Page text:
International Trade, Comparative Advantage and Protectionism
Group D INTERNATIONAL TRADE, COMPARATIVE ADVANTAGE AND PROTECTIONISM 1. According to the table above determine which country has the absolute advantage in corn and which in soybeans. In addition, determine which country has the comparative advantage in corn and which in soybeans.
Make sure to support your answer by deriving the opportunity costs of each. Ans. A producer with absolute advantage over the other in the production of a good or service is if it can produce that product using fewer resources. Therefore; Canada has absolute advantage in Corn and Mexico in Soybean.
Comparative advantage is the producer with the lowest opportunity cost. Opportunity cost is the cost of an alternative that must be forgone in order to pursue a certain action or the benefits you could have received by taking an alternative action. For example, the opportunity cost of going to college is the money you would have earned if you worked instead. On the one hand, you lose four years of salary while getting your degree; on the other hand, you hope to earn more during your career, thanks to your education, to offset the lost wages. Canada O/C for corn 8/2 = 4 soybeans
Canada O/C for Soybean8/2 = 0. 25 Corns Mexico O/C for corn2/10 = 0. 2 Soybeans Mexico O/C for Soybean10/2 = 5 Corns Canada has comparative advantage in soybean and Mexico has comparative advantage in corn. 2. According to the table above, would there be trade flows in both directions if the exchange rate were $1 = 1 peso? Ans. The USA would gain by exporting plastic and importing pesos from Mexico. At an exchange rate of 1:1, it now only has to give up $1 worth of plastic to obtain 1 pesos, whereas before trade it had to give up $4 for 8 pesos.
On the other hand the USA would not benefit from trade on paper because at the inception USA was getting a good rate on paper at $1 to 3 pesos. 3. If a lower exchange rate spurs exports then why wouldn’t it be a good idea of policymakers to intervene to push the exchange rate as low as they can? Ans. It is not a good idea for policy makers to intervene to push the exchange rate as low as they can because importers sometimes would not benefit or get value for their money. The exchange rate would also affect the quantity of goods received. . What is protection as it refers to international trade? Ans. Protectionism is restraining trade between countries through methods such as tariffs through imported goods, restrictive quotas, and a variety of other government regulations designed to allow fair competition between imports and goods and services produced domestically. 5. Explain the law of comparative advantage and why it is important in international trade? Ans. The concept of comparative advantage is an integral part in achieving increased gains in international trade.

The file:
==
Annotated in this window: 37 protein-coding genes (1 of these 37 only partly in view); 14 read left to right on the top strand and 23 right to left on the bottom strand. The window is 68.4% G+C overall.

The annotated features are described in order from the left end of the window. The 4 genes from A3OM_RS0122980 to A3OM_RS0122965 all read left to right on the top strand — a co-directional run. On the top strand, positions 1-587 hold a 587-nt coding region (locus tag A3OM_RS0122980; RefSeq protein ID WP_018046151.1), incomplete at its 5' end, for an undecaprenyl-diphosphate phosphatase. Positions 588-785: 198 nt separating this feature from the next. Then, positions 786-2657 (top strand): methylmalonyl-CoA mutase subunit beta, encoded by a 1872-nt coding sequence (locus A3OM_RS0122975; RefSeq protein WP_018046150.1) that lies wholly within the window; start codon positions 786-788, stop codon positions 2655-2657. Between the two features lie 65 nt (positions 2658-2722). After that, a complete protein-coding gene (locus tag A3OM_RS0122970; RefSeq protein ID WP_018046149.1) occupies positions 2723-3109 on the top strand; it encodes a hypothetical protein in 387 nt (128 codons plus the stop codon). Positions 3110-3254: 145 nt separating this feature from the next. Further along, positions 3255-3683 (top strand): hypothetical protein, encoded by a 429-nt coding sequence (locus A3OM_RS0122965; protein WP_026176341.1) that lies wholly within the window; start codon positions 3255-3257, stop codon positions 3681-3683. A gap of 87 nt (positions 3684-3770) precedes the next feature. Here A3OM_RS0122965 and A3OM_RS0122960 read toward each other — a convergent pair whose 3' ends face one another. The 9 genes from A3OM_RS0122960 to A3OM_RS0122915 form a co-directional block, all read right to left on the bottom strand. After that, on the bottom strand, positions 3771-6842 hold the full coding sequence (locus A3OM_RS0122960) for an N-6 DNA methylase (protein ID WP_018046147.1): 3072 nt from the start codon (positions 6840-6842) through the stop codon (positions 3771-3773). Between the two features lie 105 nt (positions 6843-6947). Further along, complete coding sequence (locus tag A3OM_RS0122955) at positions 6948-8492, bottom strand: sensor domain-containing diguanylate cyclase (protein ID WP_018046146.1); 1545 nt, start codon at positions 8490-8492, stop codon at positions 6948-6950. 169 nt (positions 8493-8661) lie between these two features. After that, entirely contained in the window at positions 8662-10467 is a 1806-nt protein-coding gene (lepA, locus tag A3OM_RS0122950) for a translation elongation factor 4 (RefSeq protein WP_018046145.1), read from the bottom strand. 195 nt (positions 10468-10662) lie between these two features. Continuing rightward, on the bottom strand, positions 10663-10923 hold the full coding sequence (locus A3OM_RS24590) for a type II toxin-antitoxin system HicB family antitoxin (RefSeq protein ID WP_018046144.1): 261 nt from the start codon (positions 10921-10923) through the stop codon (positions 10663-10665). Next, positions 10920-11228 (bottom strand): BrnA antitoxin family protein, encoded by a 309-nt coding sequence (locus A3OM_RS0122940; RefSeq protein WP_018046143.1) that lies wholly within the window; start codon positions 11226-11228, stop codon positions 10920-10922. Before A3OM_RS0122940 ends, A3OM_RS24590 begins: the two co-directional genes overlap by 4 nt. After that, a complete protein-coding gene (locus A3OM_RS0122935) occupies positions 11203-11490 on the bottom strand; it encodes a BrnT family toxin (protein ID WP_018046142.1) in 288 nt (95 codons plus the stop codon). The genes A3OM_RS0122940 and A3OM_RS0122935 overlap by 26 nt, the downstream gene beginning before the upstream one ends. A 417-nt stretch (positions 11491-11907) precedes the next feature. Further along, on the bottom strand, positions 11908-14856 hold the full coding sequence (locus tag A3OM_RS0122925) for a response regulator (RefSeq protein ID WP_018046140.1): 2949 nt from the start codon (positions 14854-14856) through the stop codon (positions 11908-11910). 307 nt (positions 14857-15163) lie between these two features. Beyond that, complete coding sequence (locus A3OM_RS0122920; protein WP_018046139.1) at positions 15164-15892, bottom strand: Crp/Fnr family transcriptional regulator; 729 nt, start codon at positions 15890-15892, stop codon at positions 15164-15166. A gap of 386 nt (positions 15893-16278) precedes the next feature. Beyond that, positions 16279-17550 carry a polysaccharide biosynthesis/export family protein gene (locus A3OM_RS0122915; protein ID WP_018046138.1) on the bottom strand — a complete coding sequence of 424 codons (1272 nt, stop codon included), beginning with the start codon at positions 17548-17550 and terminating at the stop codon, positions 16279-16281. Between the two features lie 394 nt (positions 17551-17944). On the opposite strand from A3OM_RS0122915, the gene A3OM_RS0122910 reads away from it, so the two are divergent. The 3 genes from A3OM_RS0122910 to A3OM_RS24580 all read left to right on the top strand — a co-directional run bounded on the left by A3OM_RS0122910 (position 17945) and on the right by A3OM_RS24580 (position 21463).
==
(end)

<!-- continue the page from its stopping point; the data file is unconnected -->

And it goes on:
The concept, first introduced by David Ricardo in 1817 states comparative advantage exist when a country has a “margin of superiority” in the production of a good or service, where the marginal cost of production is lower. He explained how trade can benefit all parties such as individuals, companies, and countries involved, as long as goods are produced with different relative costs. The net benefits from such activity are called gains from trade. This is one of the most important concepts in international trade.
According to the principles, benefits of trade are dependent on the opportunity cost of production. Opportunity cost is measured in terms of what you give up of another other. A country with no absolute advantage in any product, i. e. the country is not the most competent producer for any goods, can still be benefited from focusing on export of goods for which it has the least opportunity cost of production. When countries specialize and trade based on comparative advantage consumers pay less and consume more and resources are used more efficiently.
Countries which are open to trade grow faster over the long run that those that remain closed. Increased trade benefits consumers and producers, through lower prices and access to a wider variety of goods. This is due to specialization which lowers cost and competition. Trade helps countries in allocating resources as efficiently as possible; it also allows countries to accumulate resources more quickly. 6. Distinguish between a tariff and quota? Explain the effect of tariff/quota on domestic consumption, prices and output. Ans. Tariffs and quotas are tools implemented to protect domestic industries.